• Bracing – to prevent shifting of the forms under construction and wind loading
  • Form ties and spreaders – to hold forms a correct spacing under pressure of fluid concrete

See Figure 2 from the Formwork for Concrete (SP-4), Seventh Edition, American Concrete Institute showing the components of vertical forms:

Figure 714-2 - Typical formwork components

There are several different formwork types depending on the application.

  • Job built formwork – consists of a system designed for a specific application, most commonly using plywood and lumber.
  • Prefabricated or Modular formwork – A system that has the durability for multiple reuses, and commonly built with plywood with metal framing. These can be built for custom uses on projects.
  • Stay-in-Place Formwork – A system designed such that formwork is not removed after construction. These are typically stay-in-place metal deck forms.

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Work Platforms and Scaffolding

Work platforms and scaffolding are defined as structural platforms design to support workers, materials and equipment, but are not intended to support the structure being constructed. These platforms can be supported (hung) from the structure, or supported from the ground.

Depending on the complexity of the project, work platforms and scaffolding are typically considered part of the Contractor’s means and methods, and therefore, no separate pay items are included for construction of these items. There may be situations where work platforms will be required due to site access restrictions, or work over waterways. Check the plans and specifications for work platforms or scaffolding pay items, if any.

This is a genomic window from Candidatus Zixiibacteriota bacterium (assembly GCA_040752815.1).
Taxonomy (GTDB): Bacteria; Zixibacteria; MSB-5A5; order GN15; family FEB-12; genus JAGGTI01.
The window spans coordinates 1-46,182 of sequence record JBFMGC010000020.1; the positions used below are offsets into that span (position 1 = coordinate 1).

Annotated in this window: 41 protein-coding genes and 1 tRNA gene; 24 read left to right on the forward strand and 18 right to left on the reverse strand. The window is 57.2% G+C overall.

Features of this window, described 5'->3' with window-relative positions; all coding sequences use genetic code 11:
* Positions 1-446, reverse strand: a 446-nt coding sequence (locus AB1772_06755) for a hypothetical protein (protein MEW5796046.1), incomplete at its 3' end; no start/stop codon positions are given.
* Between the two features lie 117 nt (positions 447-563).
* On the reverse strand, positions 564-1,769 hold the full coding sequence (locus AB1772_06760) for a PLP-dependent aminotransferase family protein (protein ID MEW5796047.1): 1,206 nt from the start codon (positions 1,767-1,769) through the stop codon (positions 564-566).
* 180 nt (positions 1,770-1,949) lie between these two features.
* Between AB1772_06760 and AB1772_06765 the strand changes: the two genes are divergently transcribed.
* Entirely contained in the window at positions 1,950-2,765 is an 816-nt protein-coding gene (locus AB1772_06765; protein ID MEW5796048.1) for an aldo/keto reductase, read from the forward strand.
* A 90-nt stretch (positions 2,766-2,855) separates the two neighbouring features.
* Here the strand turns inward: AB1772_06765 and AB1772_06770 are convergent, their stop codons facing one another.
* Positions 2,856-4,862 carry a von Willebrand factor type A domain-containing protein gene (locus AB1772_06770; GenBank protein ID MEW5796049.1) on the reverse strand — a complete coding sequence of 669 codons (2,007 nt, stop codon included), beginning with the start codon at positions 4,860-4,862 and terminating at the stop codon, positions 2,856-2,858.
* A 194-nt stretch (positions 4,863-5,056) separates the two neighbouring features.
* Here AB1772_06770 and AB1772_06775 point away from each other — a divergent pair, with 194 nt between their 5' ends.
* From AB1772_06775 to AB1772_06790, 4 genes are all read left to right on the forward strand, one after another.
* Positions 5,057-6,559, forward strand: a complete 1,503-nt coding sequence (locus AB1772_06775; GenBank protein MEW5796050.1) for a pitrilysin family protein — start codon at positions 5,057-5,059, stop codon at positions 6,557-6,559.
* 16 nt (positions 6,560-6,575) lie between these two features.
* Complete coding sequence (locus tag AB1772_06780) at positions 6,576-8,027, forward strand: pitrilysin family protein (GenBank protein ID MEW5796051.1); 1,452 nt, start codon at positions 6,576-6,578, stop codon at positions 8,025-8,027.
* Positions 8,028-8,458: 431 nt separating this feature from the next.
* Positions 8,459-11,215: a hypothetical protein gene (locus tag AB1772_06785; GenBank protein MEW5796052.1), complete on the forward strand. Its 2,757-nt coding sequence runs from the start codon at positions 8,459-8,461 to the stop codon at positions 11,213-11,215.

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Temporary Earth Retaining Structures and Cofferdams

There are several types of temporary earth retaining structures, with the predominant type being braced steel sheet piling cofferdams. For information on steel sheet piling and cofferdam design, construction and maintenance please see Section 704 of this manual.

Other types of temporary earth retaining structures include:

  • Soldier Pile Wall – vertical elements (typically steel W or HP shapes) drilled and set with grout or concrete, with lagging (typically timber) spanning the vertical elements to support lateral earth pressures. See Figure 3 below for a typical soldier pile wall layout.


Figure 714-3 - Typical soldier pile wall section